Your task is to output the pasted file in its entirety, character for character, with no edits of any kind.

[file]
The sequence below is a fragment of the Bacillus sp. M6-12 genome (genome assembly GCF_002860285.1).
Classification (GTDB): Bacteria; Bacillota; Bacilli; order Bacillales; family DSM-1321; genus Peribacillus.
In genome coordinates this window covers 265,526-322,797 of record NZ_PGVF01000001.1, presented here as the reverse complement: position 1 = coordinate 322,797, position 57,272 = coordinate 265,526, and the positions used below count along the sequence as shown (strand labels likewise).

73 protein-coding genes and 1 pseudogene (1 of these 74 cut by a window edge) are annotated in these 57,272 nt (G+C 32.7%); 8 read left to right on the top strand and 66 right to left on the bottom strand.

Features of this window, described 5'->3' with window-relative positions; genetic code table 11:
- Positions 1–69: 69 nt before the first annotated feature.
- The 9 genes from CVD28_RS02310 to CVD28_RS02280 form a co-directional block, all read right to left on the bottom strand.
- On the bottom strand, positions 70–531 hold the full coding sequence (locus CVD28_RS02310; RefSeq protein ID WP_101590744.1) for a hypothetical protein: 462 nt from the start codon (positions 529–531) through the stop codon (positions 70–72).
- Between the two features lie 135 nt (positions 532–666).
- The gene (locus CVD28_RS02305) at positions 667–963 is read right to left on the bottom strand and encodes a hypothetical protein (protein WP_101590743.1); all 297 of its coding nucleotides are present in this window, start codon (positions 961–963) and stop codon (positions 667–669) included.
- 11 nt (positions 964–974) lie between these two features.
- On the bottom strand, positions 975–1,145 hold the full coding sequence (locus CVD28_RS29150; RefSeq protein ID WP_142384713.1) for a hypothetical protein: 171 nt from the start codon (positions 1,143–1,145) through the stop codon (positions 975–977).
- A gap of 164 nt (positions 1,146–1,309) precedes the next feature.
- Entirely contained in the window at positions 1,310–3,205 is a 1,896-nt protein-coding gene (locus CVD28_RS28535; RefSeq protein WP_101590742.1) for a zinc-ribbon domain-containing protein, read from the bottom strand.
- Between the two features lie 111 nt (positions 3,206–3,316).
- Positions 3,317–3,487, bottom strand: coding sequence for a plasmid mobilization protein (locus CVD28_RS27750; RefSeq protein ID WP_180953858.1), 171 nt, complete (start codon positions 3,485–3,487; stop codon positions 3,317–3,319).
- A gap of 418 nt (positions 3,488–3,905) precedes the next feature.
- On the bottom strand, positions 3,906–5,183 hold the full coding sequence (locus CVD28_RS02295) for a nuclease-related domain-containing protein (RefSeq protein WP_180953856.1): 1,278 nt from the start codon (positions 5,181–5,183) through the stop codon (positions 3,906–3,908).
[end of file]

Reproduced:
The sequence below is a fragment of the Bacillus sp. M6-12 genome (genome assembly GCF_002860285.1).
Classification (GTDB): Bacteria; Bacillota; Bacilli; order Bacillales; family DSM-1321; genus Peribacillus.
In genome coordinates this window covers 265,526-322,797 of record NZ_PGVF01000001.1, presented here as the reverse complement: position 1 = coordinate 322,797, position 57,272 = coordinate 265,526, and the positions used below count along the sequence as shown (strand labels likewise).

73 protein-coding genes and 1 pseudogene (1 of these 74 cut by a window edge) are annotated in these 57,272 nt (G+C 32.7%); 8 read left to right on the top strand and 66 right to left on the bottom strand.

Features of this window, described 5'->3' with window-relative positions; genetic code table 11:
- Positions 1–69: 69 nt before the first annotated feature.
- The 9 genes from CVD28_RS02310 to CVD28_RS02280 form a co-directional block, all read right to left on the bottom strand.
- On the bottom strand, positions 70–531 hold the full coding sequence (locus CVD28_RS02310; RefSeq protein ID WP_101590744.1) for a hypothetical protein: 462 nt from the start codon (positions 529–531) through the stop codon (positions 70–72).
- Between the two features lie 135 nt (positions 532–666).
- The gene (locus CVD28_RS02305) at positions 667–963 is read right to left on the bottom strand and encodes a hypothetical protein (protein WP_101590743.1); all 297 of its coding nucleotides are present in this window, start codon (positions 961–963) and stop codon (positions 667–669) included.
- 11 nt (positions 964–974) lie between these two features.
- On the bottom strand, positions 975–1,145 hold the full coding sequence (locus CVD28_RS29150; RefSeq protein ID WP_142384713.1) for a hypothetical protein: 171 nt from the start codon (positions 1,143–1,145) through the stop codon (positions 975–977).
- A gap of 164 nt (positions 1,146–1,309) precedes the next feature.
- Entirely contained in the window at positions 1,310–3,205 is a 1,896-nt protein-coding gene (locus CVD28_RS28535; RefSeq protein WP_101590742.1) for a zinc-ribbon domain-containing protein, read from the bottom strand.
- Between the two features lie 111 nt (positions 3,206–3,316).
- Positions 3,317–3,487, bottom strand: coding sequence for a plasmid mobilization protein (locus CVD28_RS27750; RefSeq protein ID WP_180953858.1), 171 nt, complete (start codon positions 3,485–3,487; stop codon positions 3,317–3,319).
- A gap of 418 nt (positions 3,488–3,905) precedes the next feature.
- On the bottom strand, positions 3,906–5,183 hold the full coding sequence (locus CVD28_RS02295) for a nuclease-related domain-containing protein (RefSeq protein WP_180953856.1): 1,278 nt from the start codon (positions 5,181–5,183) through the stop codon (positions 3,906–3,908).